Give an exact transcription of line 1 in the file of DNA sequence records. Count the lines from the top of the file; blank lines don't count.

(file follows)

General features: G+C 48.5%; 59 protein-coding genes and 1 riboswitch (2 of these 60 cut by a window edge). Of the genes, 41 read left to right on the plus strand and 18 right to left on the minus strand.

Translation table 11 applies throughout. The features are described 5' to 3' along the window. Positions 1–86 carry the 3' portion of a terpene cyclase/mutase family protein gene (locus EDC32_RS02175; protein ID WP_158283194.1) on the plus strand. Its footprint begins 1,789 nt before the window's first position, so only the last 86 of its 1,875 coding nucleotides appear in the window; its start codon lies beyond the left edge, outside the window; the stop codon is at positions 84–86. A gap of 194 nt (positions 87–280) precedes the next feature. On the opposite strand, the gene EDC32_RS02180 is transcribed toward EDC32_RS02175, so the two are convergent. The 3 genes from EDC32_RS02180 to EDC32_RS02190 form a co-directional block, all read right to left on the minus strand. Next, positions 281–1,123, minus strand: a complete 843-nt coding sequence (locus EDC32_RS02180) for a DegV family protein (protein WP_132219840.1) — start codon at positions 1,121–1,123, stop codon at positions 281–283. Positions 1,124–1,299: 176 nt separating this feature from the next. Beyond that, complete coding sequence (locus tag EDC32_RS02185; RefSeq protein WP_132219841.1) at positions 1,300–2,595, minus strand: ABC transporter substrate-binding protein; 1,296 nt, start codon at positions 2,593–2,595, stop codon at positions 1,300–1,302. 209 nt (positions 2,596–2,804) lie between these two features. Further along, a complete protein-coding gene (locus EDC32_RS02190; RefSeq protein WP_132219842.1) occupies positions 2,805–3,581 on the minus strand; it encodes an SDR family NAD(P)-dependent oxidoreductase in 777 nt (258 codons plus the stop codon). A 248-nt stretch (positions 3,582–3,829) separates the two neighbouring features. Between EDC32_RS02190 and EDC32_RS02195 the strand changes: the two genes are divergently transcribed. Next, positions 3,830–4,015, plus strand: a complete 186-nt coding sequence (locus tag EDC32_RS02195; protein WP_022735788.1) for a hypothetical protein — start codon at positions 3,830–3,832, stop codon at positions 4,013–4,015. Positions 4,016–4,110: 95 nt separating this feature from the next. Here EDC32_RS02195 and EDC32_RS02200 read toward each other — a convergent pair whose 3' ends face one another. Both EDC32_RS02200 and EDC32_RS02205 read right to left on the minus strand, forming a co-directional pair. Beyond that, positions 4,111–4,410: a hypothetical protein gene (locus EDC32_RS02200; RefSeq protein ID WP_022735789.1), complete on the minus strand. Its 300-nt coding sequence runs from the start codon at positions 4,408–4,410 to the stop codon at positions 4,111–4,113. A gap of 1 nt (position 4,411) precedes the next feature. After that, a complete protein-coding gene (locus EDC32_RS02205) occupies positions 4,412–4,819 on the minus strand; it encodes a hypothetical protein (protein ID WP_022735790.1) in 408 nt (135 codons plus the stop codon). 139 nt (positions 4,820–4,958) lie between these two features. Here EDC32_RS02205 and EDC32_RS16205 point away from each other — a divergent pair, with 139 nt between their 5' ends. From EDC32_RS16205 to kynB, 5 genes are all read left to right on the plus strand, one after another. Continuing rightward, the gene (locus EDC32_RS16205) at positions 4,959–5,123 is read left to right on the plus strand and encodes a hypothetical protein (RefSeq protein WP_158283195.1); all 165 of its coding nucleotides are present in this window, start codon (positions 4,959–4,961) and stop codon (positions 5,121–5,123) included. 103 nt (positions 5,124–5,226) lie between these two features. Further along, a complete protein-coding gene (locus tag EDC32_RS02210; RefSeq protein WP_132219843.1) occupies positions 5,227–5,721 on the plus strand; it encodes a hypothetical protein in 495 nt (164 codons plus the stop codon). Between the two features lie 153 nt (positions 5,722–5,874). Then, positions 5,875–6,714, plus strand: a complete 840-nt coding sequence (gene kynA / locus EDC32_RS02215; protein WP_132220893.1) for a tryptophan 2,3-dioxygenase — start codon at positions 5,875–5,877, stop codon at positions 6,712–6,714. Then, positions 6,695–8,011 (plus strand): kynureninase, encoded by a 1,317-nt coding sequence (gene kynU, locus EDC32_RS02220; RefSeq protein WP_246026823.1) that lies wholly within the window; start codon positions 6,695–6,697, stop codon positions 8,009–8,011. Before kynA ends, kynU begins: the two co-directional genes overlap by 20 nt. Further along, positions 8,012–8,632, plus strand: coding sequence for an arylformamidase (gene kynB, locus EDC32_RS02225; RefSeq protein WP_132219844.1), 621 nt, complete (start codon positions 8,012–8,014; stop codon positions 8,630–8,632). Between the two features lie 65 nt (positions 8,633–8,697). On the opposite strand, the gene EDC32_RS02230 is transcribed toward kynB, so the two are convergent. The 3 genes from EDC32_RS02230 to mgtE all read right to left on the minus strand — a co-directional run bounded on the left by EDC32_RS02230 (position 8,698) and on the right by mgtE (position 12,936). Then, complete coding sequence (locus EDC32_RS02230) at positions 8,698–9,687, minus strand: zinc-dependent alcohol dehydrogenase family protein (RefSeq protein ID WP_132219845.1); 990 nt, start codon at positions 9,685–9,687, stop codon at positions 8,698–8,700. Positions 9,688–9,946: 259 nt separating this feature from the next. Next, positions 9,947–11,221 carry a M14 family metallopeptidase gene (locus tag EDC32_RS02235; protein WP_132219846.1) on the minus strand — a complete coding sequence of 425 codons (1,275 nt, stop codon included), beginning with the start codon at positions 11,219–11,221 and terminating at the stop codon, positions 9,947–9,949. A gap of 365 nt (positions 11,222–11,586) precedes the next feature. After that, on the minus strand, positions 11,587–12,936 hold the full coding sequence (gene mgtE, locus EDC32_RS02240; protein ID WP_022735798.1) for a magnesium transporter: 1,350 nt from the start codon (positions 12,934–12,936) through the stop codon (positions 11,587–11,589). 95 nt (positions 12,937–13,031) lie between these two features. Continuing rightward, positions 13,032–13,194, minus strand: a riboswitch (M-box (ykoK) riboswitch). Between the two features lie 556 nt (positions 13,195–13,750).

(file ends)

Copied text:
General features: G+C 48.5%; 59 protein-coding genes and 1 riboswitch (2 of these 60 cut by a window edge). Of the genes, 41 read left to right on the plus strand and 18 right to left on the minus strand.